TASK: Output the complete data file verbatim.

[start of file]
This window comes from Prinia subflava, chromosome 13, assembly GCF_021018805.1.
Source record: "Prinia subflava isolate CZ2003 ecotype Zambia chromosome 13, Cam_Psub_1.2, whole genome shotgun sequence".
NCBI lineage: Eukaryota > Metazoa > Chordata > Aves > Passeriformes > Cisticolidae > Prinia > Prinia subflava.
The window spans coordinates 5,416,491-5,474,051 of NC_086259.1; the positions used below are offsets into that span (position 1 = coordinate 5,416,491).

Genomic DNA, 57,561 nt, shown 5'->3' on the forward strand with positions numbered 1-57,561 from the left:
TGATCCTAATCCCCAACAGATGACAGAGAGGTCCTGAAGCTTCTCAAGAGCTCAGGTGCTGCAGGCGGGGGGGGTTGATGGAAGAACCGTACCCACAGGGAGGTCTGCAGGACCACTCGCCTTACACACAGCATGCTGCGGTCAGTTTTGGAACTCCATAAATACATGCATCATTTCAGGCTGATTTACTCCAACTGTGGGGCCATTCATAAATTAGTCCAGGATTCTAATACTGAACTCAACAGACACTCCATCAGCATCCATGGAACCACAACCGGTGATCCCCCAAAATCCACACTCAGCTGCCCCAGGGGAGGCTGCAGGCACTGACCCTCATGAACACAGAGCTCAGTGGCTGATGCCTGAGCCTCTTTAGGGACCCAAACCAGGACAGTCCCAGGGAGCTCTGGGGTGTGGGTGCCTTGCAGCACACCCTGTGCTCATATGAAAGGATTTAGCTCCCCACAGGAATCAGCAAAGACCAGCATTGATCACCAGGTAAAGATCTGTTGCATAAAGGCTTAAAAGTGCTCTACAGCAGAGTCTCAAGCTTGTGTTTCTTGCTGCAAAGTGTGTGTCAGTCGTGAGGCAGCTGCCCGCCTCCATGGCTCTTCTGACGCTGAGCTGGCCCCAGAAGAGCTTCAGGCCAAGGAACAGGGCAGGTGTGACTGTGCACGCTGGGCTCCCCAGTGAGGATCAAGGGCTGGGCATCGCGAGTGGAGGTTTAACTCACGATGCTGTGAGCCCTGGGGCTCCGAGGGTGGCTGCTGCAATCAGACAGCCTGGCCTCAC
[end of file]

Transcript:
This window comes from Prinia subflava, chromosome 13, assembly GCF_021018805.1.
Source record: "Prinia subflava isolate CZ2003 ecotype Zambia chromosome 13, Cam_Psub_1.2, whole genome shotgun sequence".
NCBI lineage: Eukaryota > Metazoa > Chordata > Aves > Passeriformes > Cisticolidae > Prinia > Prinia subflava.
The window spans coordinates 5,416,491-5,474,051 of NC_086259.1; the positions used below are offsets into that span (position 1 = coordinate 5,416,491).

Genomic DNA, 57,561 nt, shown 5'->3' on the forward strand with positions numbered 1-57,561 from the left:
TGATCCTAATCCCCAACAGATGACAGAGAGGTCCTGAAGCTTCTCAAGAGCTCAGGTGCTGCAGGCGGGGGGGGTTGATGGAAGAACCGTACCCACAGGGAGGTCTGCAGGACCACTCGCCTTACACACAGCATGCTGCGGTCAGTTTTGGAACTCCATAAATACATGCATCATTTCAGGCTGATTTACTCCAACTGTGGGGCCATTCATAAATTAGTCCAGGATTCTAATACTGAACTCAACAGACACTCCATCAGCATCCATGGAACCACAACCGGTGATCCCCCAAAATCCACACTCAGCTGCCCCAGGGGAGGCTGCAGGCACTGACCCTCATGAACACAGAGCTCAGTGGCTGATGCCTGAGCCTCTTTAGGGACCCAAACCAGGACAGTCCCAGGGAGCTCTGGGGTGTGGGTGCCTTGCAGCACACCCTGTGCTCATATGAAAGGATTTAGCTCCCCACAGGAATCAGCAAAGACCAGCATTGATCACCAGGTAAAGATCTGTTGCATAAAGGCTTAAAAGTGCTCTACAGCAGAGTCTCAAGCTTGTGTTTCTTGCTGCAAAGTGTGTGTCAGTCGTGAGGCAGCTGCCCGCCTCCATGGCTCTTCTGACGCTGAGCTGGCCCCAGAAGAGCTTCAGGCCAAGGAACAGGGCAGGTGTGACTGTGCACGCTGGGCTCCCCAGTGAGGATCAAGGGCTGGGCATCGCGAGTGGAGGTTTAACTCACGATGCTGTGAGCCCTGGGGCTCCGAGGGTGGCTGCTGCAATCAGACAGCCTGGCCTCAC